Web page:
Drinking Buddies

Posted: June 19, 2013

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A well-known director revealed in a chat show with me that her parents raised her to be her own person, and never thought to discriminate between her and her brothers. In fact, she said, her first drink was with her father who encouraged her to be open and responsible with her parents rather than turn her into a rebel. The parents obviously know a thing or two about raising children.

The woman has turned into a celebrity known for making sensible cinema. Her in-laws, she further revealed, still cannot tolerate their son drinking alcohol in their presence, never mind that both they and he are mature professionals. The woman is truly a Beyond Pink woman, independent, empowered and clear about her goals. In my view, she has got there because she never felt the need to ‘hide’ from her parents.

Women don't need protectionWomen aren’t dainty pieces of china to be handled with extreme caution, or ticking bombs, to be kept at a wary distance. Of course they know that, but does everyone else around them? There is really no need to cocoon them from the ‘ills’ of the world. Their maturity in handling any situation that challenges their sensibilities is the same, if not higher, than of men. Allow them the use of the faculties, and see what a difference they make to their environment. Restrict them and enforce patriarchal values and watch them turn into perfect viragos.

Here one isn’t talking about tolerance. Tolerance implies kindness, indulgence, patronage. Tolerance is a negation of negativity, it is the twilight zone of neutrality. Tolerance at best creates wallflowers, women who are happy to be ignored and will, therefore, perpetuate the canard that a woman must be seen and not heard.

In fact, women must be encouraged from childhood to be open, and honest and courageous, to speak their minds, to act with boldness, to meet challenges head on. If in childhood, their personality is shaped to be honest, then that’s the face they’ll present to themselves and the rest of the world. Imagine the excitement and relief of having millions of honest people in this world, people who say exactly what they believe without the need for obfuscation.

So out with the ‘don’t laugh too much, don’t eat too much, don’t drink too much, don’t sleep around too much’ and in with the ‘be yourself, be sensible, be good, be happy’. The women such an attitude will create will build a world of creativity, of declaring that they can do anything, take up the toughest challenges, mould society to their demands. Wouldn’t we all like to live in such a world?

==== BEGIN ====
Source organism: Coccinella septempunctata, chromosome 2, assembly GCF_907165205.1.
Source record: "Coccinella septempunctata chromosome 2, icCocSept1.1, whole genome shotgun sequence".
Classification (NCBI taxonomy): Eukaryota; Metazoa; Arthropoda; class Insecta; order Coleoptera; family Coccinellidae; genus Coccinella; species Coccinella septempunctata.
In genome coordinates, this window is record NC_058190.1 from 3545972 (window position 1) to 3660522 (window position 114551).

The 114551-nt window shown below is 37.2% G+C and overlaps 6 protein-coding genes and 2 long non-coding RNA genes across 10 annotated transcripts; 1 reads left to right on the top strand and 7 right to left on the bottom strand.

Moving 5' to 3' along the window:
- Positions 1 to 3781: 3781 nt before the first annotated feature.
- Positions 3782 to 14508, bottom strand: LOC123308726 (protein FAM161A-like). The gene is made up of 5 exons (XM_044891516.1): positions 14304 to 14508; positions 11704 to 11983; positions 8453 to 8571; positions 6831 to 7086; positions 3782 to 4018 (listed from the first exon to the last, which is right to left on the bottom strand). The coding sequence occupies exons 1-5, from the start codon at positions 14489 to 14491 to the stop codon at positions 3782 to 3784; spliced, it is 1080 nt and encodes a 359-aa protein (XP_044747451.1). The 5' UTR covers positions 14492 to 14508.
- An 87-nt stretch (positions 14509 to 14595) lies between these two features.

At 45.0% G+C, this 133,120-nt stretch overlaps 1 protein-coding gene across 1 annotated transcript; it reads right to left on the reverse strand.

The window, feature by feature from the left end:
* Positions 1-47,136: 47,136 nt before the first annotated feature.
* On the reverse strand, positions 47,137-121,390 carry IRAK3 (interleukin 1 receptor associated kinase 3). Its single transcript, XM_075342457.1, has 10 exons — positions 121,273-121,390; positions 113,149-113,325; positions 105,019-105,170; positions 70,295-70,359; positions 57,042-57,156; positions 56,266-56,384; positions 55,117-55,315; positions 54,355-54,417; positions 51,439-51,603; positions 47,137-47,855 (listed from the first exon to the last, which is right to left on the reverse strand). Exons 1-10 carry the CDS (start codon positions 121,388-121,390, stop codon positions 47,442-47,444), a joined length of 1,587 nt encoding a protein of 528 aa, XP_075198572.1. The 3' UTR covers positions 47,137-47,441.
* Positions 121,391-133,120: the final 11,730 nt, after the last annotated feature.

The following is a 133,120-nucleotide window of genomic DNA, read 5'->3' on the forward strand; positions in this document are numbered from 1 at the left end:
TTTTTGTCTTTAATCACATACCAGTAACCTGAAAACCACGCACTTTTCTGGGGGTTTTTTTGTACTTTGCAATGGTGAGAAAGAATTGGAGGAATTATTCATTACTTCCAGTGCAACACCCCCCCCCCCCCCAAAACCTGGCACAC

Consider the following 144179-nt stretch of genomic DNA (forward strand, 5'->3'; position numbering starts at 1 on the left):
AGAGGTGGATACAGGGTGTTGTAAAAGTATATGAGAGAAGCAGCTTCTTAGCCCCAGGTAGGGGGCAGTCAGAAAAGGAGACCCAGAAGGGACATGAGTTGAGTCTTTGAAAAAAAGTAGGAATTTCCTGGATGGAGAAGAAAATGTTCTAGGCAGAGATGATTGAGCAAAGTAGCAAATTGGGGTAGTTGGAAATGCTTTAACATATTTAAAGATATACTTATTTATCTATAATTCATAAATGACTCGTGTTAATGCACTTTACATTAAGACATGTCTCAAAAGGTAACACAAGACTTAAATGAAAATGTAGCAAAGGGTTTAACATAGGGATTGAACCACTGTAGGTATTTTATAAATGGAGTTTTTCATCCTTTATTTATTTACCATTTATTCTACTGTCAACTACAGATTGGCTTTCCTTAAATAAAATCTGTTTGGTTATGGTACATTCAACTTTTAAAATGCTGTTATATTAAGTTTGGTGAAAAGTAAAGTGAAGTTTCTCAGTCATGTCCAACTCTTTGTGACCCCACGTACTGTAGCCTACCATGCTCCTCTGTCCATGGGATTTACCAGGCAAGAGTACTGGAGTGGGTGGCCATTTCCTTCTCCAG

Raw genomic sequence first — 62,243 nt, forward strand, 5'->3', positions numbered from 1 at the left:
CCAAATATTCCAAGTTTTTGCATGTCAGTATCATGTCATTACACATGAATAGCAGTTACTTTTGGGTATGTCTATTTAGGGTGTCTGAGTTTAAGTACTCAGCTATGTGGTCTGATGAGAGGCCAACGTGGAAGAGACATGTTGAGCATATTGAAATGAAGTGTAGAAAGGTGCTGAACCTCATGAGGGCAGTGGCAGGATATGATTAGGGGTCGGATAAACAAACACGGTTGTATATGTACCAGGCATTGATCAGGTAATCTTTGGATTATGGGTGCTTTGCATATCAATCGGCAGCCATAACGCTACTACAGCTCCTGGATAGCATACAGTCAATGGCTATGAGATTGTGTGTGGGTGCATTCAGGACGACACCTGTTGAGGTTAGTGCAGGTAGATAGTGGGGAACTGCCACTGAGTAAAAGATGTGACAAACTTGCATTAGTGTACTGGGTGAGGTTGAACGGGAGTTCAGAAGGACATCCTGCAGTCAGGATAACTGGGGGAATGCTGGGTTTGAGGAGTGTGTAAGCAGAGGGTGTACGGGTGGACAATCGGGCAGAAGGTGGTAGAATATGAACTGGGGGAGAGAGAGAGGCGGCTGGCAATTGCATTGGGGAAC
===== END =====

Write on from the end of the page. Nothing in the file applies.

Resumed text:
Pic credit: bljh (Used under a Creative Commons license)

Beyond Pink writes on women's stories in urban India. They could be real or

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  1. I was born and brought up by a set of parents who always remained unbiased to the extent that their leaning was more towards my elder sister than me. (I am a guy BTW). She enjoyed more freedom than I did. In front of me my sister was treated in a way such that I always saw her in a parental hierarchy and never dared to disobey her. I wish every family in India be like my parents.

    Coming to the boozing aspect,well I belong to a middle class family where boozing and going to brothel are considered at par. So, sorry, can’t accept your dream of a world where parents train their kids to booze with them in the same spirit. By the way, shouldn’t not talking aloud and not over eating be inculcated in children irrespective of their gender? And what do you mean by sleeping around?

  2. Cheers!! That’s the first word which comes to my mind after reading ur article. However I could add a few more do’s n don’ts which we faced while growing up – Cover ur undergarments while leaving them on line to dry, Don’t leave ur razor in the bathroom, ur brother might see it, Keep the packet of sanitary napkins in a black polythene bag, Don’t stand in front of the mirror for too long……. and the list goes on.

  3. The fact that we can talk openly about such things in these kind of forums is a step in the right direction.

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